A new sky system

This thread is about a new sky system. It is divided up into many parts, and each part is added separately. Currently there is only the skydome available.



You can find the code here: http://code.google.com/p/jme-sky/



There are instructions on how to use it in the wiki part.

18 Likes

An alien sky. You should see these color shifted skies at sunset with HDRR. It’s an experience in itself.



http://www.jamtlandoutdoors.se/images/dist/alien_sky.png

3 Likes

Haha androlo, you kill me! :stuck_out_tongue: And why are you still missing your contributor tag???



Do you also plan to include noise clouds? So clouds changing in real time?

Nice effect!

@Dodikles

Hmm I haven’t thought about the tag, gonna look into it. And yes, there will be noises.



I am focusing on cleaning up the astronomy stuff now. That can be used with whatever sky system people use. It does not have to use my sky (all it does is provide positional data).



What I got now is a functioning calendar, sun position calculator and moon phase calculator. When it comes to the moons position there are problems. Calculating it requires a crapload of calculations, and is way too slow. For example, look at this function in Ogre’s Caelum plugin:





void Astronomy::getEclipticMoonPositionRad (

LongReal jday,

LongReal &lon, LongReal &lat)

{

// Julian centuries since January 1, 2000

double T = (jday - 2451545.0L) / 36525.0L;

double lprim = 3.8104L + 8399.7091L * T;

double mprim = 2.3554L + 8328.6911L * T;

double m = 6.2300L + 648.3019L * T;

double d = 5.1985L + 7771.3772L * T;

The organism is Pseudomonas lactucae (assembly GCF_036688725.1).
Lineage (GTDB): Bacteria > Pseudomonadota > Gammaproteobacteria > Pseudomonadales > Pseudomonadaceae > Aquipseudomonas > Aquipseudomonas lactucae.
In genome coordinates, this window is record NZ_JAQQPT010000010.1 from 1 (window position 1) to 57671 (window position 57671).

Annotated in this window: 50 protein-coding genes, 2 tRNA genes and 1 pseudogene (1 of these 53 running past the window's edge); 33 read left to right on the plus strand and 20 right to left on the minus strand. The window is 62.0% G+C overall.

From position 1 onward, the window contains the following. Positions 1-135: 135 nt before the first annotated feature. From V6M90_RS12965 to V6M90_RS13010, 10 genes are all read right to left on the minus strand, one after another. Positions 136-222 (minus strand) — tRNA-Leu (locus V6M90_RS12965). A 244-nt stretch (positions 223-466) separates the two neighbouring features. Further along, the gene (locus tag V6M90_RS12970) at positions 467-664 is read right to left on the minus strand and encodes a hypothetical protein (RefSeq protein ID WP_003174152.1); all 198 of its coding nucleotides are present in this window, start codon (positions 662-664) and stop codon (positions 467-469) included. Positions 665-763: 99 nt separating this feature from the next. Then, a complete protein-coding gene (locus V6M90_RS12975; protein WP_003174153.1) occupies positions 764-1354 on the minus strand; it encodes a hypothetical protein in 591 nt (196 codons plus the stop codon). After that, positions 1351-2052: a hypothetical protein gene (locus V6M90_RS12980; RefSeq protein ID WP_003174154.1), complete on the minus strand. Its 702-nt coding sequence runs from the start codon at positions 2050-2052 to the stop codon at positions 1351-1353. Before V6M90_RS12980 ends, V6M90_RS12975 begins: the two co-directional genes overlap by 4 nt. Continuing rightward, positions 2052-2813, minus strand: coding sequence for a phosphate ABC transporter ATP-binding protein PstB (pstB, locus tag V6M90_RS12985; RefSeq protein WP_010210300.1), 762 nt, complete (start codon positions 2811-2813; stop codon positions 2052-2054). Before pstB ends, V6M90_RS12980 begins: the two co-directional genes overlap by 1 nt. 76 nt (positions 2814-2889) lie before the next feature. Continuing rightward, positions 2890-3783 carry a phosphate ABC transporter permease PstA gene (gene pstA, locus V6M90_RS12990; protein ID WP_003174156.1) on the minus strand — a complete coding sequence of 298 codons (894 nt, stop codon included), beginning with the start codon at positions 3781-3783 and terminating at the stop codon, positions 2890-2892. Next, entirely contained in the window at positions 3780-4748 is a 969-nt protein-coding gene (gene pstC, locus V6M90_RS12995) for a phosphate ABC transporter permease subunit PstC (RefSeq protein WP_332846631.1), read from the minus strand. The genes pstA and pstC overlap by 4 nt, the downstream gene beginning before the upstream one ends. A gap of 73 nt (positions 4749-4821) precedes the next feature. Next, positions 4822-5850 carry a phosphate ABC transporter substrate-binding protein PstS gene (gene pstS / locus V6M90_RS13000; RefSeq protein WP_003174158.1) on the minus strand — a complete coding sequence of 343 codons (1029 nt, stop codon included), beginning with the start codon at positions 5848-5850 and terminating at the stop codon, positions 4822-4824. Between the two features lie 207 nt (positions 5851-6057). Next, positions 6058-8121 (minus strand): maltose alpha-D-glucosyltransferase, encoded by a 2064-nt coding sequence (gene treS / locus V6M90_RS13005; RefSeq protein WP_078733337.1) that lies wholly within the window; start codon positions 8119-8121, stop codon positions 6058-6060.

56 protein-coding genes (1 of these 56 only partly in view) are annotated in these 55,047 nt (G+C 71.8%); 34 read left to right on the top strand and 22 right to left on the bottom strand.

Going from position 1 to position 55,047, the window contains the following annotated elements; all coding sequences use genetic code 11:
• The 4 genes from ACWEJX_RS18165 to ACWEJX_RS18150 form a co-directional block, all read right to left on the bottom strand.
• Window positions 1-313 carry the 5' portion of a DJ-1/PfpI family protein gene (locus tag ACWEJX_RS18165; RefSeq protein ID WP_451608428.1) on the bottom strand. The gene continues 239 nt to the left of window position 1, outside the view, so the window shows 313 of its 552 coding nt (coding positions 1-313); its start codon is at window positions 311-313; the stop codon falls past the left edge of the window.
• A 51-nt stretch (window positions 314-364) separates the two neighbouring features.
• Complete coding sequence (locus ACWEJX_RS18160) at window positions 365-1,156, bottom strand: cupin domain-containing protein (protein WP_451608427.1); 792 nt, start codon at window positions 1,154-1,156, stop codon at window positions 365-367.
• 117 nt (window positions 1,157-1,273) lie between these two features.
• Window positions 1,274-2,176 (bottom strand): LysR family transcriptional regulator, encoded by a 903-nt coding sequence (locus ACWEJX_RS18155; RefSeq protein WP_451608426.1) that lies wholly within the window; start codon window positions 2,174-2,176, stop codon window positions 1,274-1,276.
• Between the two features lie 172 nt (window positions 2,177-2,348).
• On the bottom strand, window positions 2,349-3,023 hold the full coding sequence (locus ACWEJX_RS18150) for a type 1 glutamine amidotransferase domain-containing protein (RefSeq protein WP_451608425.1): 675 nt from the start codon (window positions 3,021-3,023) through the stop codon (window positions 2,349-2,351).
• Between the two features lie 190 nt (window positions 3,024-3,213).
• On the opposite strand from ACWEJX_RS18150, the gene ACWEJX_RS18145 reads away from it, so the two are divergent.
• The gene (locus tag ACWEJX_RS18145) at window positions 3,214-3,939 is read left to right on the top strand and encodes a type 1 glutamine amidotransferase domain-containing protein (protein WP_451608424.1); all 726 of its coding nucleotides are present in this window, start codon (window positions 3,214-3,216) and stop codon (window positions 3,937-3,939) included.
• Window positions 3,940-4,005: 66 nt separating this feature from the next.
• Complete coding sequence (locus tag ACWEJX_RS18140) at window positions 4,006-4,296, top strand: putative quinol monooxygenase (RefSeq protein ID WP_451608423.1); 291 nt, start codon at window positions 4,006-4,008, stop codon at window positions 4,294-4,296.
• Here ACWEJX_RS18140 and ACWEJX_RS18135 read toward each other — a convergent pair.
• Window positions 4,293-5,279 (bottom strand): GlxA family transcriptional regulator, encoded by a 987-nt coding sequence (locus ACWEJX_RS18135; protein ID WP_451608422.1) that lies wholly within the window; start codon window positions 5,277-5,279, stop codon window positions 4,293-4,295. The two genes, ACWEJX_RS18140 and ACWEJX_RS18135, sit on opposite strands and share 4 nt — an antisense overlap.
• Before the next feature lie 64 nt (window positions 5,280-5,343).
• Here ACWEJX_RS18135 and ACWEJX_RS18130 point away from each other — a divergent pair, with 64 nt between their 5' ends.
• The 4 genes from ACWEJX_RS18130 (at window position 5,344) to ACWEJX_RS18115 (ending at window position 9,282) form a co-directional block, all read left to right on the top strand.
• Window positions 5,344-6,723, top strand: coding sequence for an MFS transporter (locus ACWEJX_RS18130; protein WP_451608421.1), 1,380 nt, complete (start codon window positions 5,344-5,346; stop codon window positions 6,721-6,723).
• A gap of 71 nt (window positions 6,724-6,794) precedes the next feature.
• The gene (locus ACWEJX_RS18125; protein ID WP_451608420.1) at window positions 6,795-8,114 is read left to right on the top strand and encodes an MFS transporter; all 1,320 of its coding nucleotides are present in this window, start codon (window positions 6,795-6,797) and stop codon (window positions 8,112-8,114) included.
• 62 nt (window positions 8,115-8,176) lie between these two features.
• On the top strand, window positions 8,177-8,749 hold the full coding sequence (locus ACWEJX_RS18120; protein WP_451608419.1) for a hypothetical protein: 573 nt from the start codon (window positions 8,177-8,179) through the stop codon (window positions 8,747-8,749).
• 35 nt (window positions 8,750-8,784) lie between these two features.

double f = 1.6280L + 8433.4663L * T;

lon = lprim

  • 0.1098L * sin(mprim)
  • 0.0222L * sin(2.0L * d - mprim)
  • 0.0115L * sin(2.0L * d)
  • 0.0037L * sin(2.0L * mprim)
  • 0.0032L * sin(m)
  • 0.0020L * sin(2.0L * f)
  • 0.0010L * sin(2.0L * d - 2.0L * mprim)
  • 0.0010L * sin(2.0L * d - m - mprim)
  • 0.0009L * sin(2.0L * d + mprim)
  • 0.0008L * sin(2.0L * d - m)
  • 0.0007L * sin(mprim - m)
  • 0.0006L * sin(d)
  • 0.0005L * sin(m + mprim);

    lat =
  • 0.0895L * sin(f)
  • 0.0049L * sin(mprim + f)
  • 0.0048L * sin(mprim - f)
  • 0.0030L * sin(2.0L * d - f)
  • 0.0010L * sin(2.0L * d + f - mprim)
  • 0.0008 * sin(2.0L * d - f - mprim)
  • 0.0006L * sin(2.0L * d + f);

    }







    I count 20 sines, and it’s still far from done. You then have to convert this into Horizontal coordinates, then rectangular.



    There should be more efficient ways tho. I noticed that Caelum “brute-forces” the sun position (which I do not…), so this could probably be simplified a whole lot, but there are still lots of work involved. A lot more then with the sun.



    I guess in the worst case, both sun and moon positions can be calculated in a callable every day and stored into a table. I’m leaning towards that atm.
1 Like

Hey, this looks really nice uh @androlo. You’ve got a challange over there to calculate the sun and moon positions.



If you think it’s going to be a heavy work, you could do two ways: a dumb one, that doesn’t calculate the actual position, just use a provided input to do it, and then repeat the exact same thing. And a second way, that it could be this complex algo you said. Just start a thread and let it run, so it doesn’t interfere with the rest of the threads.



Just a random idea that came to my head.

Yeah IMO scientific exactitude is overkill.

Also most of the time, artists will want to tweak the position of the sun/moon. Don’t bother doing that…

Just a day/night cycle, with the sun during the day, the moon during the night is fine IMO.

@nehon said:
Yeah IMO scientific exactitude is overkill.
Also most of the time, artists will want to tweak the position of the sun/moon. Don't bother doing that...
Just a day/night cycle, with the sun during the day, the moon during the night is fine IMO.


http://www.telegraph.co.uk/culture/film/9179446/Wrong-stars-force-Titanic-3D-scene-to-be-reshot.html